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WomanOf The Month 4-09: Eileen Thournir
by Kristy Lantz Astry

Transitioning from technical writer and software designer to board-game entrepreneur may seem like an unusual career path for some, but not for Eileen Thournir of Lakewood. She’s drawing on her life experiences to create unique children’s games that encourage fun, meaningful interaction with peers and adults. She hopes children apply ideas they learn through playing her games to life – establishing their place in society, helping others, even sustaining the planet. Thournir founded her company, Enlightened Play!, to produce a series of theme-based games to fulfill a niche that she believes has just been waiting for her to discover.

Reinventing herself as a small-business owner and board-game creator hasn’t been easy. Thournir, 54, left her Riverside, California, home after high school to pursue a degree in Education at Arizona State University in Tempe, Arizona. After graduating with her Bachelor of Arts in 1976, she moved back to California only to find no job openings for teachers. For the next four years, she worked as an electronics assembler and apprentice electrician in the Bay Area. She moved to Denver in 1980 and spent the next 27 years pursuing diverse careers, working as journeyman electrician, Public Service Company dispatcher, technical writer, and software designer.

Although she enjoyed designing software, Thournir was frustrated and saddened by events that occurred in late 2006 and early 2007. Her sister-in-law found she had uterine cancer. The release of her software product was delayed due to corporate issues. “At that time I was struggling with my role in society, and [in] determining my purpose in life…was I giving back? Have I done what I need to do here? My resounding conclusion was No,apostrophe Thournir said.

In early 2007, she left her job to write a mystery novel set in Blacksburg, Virginia. At the same time she was researching lodging in Blacksburg on the Internet, the Virginia Tech massacre was occurring. “I’m looking for a place to stay, and here comes this story about Virginia Tech. At first I thought I was looking at a historic piece but then I realized it was live…Suddenly there’s this incredibly powerful drama happening at that moment that completely superseded anything I’d been writing. I was appalled, I was deeply affected, and I couldn’t write any longer,apostrophe Thournir said.

Not long after the Virginia Tech shootings, she witnessed her 11-year-old nephew playing a free Internet video game on his computer. “The ones that he played were very mild compared to what-all is out there, but he was yelling ‘I’m going to get you, I’m going to kill you’ at the game…My nephew is a sweet boy, but he was getting involved in this violence. That’s when I decided I was going to do what I could do to bring something into the world that was fun for kids but at the same time educated them.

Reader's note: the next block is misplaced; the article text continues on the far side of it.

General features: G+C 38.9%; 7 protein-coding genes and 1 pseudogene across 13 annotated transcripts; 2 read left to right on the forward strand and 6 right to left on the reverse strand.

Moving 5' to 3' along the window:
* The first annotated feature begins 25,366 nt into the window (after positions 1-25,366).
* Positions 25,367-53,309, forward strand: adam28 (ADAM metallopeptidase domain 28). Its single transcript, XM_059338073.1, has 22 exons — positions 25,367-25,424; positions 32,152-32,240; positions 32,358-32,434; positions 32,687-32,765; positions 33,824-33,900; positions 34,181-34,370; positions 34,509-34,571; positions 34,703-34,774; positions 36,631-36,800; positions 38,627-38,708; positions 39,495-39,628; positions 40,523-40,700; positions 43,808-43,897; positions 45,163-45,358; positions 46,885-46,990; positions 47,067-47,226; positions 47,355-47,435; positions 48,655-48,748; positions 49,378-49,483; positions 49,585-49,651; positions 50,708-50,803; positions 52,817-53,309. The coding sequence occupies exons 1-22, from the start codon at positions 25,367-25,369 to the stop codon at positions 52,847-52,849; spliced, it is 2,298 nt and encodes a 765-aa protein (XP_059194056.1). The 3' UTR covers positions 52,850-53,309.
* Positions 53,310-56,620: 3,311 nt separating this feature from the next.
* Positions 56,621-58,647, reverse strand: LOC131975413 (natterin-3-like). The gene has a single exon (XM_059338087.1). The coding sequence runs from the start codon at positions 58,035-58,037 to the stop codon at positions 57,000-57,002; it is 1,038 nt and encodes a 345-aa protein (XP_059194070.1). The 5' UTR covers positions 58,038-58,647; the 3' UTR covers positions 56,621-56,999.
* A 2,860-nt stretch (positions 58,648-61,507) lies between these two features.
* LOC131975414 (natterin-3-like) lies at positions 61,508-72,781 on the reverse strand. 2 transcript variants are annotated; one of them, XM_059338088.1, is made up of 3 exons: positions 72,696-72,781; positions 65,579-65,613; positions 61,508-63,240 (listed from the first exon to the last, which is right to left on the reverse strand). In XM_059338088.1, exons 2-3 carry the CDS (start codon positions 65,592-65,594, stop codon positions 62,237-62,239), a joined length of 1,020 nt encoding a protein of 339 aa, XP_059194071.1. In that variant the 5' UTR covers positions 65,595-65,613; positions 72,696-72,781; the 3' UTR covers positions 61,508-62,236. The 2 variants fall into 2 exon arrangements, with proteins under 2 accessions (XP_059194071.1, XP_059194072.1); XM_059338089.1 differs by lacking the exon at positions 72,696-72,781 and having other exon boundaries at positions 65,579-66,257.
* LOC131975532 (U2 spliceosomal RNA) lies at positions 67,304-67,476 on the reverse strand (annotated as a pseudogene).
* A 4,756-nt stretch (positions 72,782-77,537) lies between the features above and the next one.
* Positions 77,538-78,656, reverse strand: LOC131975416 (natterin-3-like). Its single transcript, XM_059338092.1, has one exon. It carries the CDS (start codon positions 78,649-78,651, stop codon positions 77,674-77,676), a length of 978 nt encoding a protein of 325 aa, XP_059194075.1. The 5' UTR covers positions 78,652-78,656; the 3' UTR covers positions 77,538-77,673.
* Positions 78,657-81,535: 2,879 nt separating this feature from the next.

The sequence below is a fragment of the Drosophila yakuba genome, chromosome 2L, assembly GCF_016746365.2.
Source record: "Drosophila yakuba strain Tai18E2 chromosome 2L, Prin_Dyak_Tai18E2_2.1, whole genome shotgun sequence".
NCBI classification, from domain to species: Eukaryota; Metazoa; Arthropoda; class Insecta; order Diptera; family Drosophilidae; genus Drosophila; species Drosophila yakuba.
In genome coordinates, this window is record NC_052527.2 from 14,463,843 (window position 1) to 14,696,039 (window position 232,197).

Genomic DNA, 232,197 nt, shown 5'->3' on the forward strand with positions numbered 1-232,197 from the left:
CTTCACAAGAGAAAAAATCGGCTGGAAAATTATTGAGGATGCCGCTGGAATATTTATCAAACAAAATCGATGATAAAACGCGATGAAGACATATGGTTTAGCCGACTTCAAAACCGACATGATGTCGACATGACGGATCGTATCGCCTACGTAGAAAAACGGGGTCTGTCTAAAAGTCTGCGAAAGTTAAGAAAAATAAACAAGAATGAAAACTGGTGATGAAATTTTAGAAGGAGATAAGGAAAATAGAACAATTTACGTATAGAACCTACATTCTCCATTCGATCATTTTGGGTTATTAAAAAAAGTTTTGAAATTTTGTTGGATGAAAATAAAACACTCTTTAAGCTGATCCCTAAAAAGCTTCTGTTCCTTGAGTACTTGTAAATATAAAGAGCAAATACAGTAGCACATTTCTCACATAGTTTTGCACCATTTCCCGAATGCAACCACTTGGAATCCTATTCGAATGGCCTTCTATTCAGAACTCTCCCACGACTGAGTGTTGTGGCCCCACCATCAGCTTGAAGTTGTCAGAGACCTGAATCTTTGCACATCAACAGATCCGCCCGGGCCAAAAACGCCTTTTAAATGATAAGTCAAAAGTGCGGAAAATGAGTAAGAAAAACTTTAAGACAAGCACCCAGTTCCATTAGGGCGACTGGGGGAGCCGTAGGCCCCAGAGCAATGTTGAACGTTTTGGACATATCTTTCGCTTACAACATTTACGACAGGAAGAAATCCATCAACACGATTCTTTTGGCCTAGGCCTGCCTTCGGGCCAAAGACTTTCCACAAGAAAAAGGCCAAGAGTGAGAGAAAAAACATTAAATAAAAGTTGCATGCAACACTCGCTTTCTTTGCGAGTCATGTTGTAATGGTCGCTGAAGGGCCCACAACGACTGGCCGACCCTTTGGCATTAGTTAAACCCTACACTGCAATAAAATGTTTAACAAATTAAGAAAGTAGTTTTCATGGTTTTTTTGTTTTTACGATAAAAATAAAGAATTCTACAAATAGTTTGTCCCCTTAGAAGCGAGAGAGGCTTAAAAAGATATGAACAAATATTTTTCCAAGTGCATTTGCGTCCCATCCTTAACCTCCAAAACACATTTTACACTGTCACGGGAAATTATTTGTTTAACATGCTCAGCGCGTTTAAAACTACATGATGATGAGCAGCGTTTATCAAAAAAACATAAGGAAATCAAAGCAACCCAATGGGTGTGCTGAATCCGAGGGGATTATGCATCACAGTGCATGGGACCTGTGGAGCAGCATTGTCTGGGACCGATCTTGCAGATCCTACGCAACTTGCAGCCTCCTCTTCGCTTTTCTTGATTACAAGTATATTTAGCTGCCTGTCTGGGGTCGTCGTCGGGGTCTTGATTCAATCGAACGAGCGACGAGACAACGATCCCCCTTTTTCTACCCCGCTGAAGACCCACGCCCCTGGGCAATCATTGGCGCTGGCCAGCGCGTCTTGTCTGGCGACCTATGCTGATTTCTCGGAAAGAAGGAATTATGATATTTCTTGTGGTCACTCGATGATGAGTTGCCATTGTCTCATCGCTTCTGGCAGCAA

“I wanted to create games that were non-violent, non-gender specific, that had good social values, that families could play together, and that teachers could bring into classrooms,apostrophe Thournir said. She nixed the idea of creating a video game because of financial constraints. And she didn’t like the isolation aspect of video game play. “I’d rather see families and friends playing a board game where they could talk over issues because I think there’s so much more that we get out of that kind of direct interaction,apostrophe she said.

One night, she dreamed about the game she was to create. “I woke up with the strategy for this game in my mind,apostrophe Thournir said. She founded her company, Enlightened Play! on April 23, 2007, the day after Earth Day, and began developing the game she called EcoRanch.

The game is set on a ranch that rehabilitates neglected and abused animals. Representing ranch volunteers, players adopt an animal and collect food, shelter, water, and veterinary-care tokens for it, donate their surplus supplies to other players, and help herd the rest of the animals to foster pens. To move about the game board, players must make choices based on their answers to true-and-false, question-and-answer, and “inner-awarenessapostrophe and “social-awarenessapostrophe questions. While the first two question types have correct answers, the inner- and social-awareness questions do not. Instead, they’re meant to spark discussions about players’ thoughts and feelings and how to address critical issues facing the global community. Acknowledging the game’s sophistication, Thournir decided the audience best suited for her game was children aged 12 and older.